terminated it. “How two hundred years changes a man!” M. Longuet
laughed at it. The supernatural and terrifying antithesis between
Cartouche and Longuet, which had plunged him at first into the most
melancholy fright, now incited him to make jests. His excuse was that
he did not see anything to fear. He only found his case a little odd.
He joked about it with Adolphe, and even resolved to no longer keep
his true personality from Marceline. She was intelligent and would
understand. He imagined that this personality would present dangers to
himself and to society, but, behold! it existed no longer in the real
condition, but only in his memory, as a vivid picture. He would not have
to control Cartouche as he had dreaded; he would only have to ask
him from time to time, some anecdote, which would help M. Longuet in
conversation. The history of the Regent, M. Law, and of the courtesan,
were sure proofs of that condition of the soul. How it had glided from
his memory without effort! What evil, then, was there in that? After
all, if he had been Cartouche, it was not his fault, and it would
be very foolish in him to be angry about it. He even joked about the
fortune.

At midnight they made their way back to Paris. As they arrived at the
station St. Lazare, M. Lecamus asked him the following question:

“My friend, when you are Cartouche, and you take your walks in Paris,
and you see the life of Paris, what astonishes you most? Is it the
telephone, or the railway, or the Mitro, or the Eiffel Tower?”

Théophraste replied, “No, no. That which astonishes me most when I am
Cartouche is the police force.”



CHAPTER XIII

_The Cat_


|IT seems that the destiny which controls the lives of men, takes a
diabolical pleasure in preceding the worst catastrophe by the serenest
of joys. Thus is it often that we are warned of the tempest by the calm.

Thus in the beginning of the misfortunes of Théophraste, Marceline and
Adolphe, there was something which was not of very great importance in
itself—the strange behavior of a small black cat.

I have not yet described in detail the apartment occupied by the
household of Longuet in the Rue Geronde. It is now necessary to do so.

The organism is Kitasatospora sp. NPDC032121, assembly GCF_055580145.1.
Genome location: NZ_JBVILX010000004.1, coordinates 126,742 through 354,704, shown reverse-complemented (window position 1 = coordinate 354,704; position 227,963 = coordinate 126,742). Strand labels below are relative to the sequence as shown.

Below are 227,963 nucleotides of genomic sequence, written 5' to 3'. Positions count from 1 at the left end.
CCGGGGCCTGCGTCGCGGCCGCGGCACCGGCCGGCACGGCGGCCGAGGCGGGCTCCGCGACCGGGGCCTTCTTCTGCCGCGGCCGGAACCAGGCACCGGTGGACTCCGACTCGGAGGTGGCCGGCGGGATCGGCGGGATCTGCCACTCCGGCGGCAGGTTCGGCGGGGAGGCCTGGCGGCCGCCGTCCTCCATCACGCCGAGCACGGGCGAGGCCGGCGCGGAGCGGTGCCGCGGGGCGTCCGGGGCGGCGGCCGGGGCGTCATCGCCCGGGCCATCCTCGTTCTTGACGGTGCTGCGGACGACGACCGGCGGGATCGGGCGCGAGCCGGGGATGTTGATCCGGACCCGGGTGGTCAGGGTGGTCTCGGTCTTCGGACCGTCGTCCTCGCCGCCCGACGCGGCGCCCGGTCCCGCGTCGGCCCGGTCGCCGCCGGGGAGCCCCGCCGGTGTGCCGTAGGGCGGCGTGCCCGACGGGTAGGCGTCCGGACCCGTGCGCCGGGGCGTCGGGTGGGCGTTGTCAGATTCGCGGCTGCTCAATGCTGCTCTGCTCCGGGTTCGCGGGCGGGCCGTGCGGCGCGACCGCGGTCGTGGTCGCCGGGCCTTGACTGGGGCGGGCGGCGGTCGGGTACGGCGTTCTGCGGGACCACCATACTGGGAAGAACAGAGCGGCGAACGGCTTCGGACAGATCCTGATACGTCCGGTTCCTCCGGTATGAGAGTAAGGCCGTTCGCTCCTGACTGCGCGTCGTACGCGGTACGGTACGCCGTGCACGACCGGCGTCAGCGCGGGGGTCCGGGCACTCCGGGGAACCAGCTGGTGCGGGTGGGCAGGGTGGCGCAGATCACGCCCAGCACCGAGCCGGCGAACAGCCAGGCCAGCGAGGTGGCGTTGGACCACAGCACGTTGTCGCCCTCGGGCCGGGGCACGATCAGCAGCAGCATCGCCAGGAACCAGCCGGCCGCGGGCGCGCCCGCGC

It was a small apartment, rented for twelve hundred francs a year, on
passing through the folding-doors of which one entered a vestibule
of restricted dimensions, all the furniture of which consisted of a
polished oak trunk, which seemed to fill the whole vestibule. Besides
the front door, four doors opened into the vestibule: the kitchen door,
the dining-room door, to the left; the parlor door, and that of the
bedroom, on the right. The parlor and bedroom windows looked out into
the street, and those of the kitchen and dining-room looked out into the
court. The window of the little room in which M. Longuet had made his
office, opened on the street also. This room was between the bedroom and
the dining-room, and could be entered by doors from either of these. As
to the furniture in this apartment, that in the office is all that need
be described. There was a small desk against the wall.

These great misfortunes of Théophraste, Marceline and Adolphe centered
around something which was not of great importance in itself: it was
only an ornament in the form of a small black cat, which was placed over
the patent lock with which the small desk was fastened, thus hiding it.

This little black cat was nothing more than an ingenious silken cushion,
which served the double purpose of pin-cushion and pen-wiper. There was
also a tea-table in this room.

Upon returning from their trip, Adolphe accompanied Théophraste up the
stairway, and as it was late he announced his intention of leaving at
once. He ordered his friend to go to bed so that he might get up early
the next day to make further researches. He shook his hand with a show
of sincerity, and as he went downstairs, looked up to Théophraste,
who was holding the lamp for him, and murmured, “Good-bye, till
to-morrow.”

Théophraste closed the door of the apartment with the greatest care,
and as he made the second turn to the latch, he said to Marceline,
“Now that we are very often in the country, we ought to have extra
bolts for safety.”

Théophraste and Marceline searched the apartment before going to bed.
They went into the kitchen, into the dining-room, into the parlor, and
into the office. Nothing unusual had happened during their absence.
Everything was in its usual place.

Having gone to bed, Théophraste lay awake for some time. He amused
himself by thinking of Cartouche and all the wonderful things he had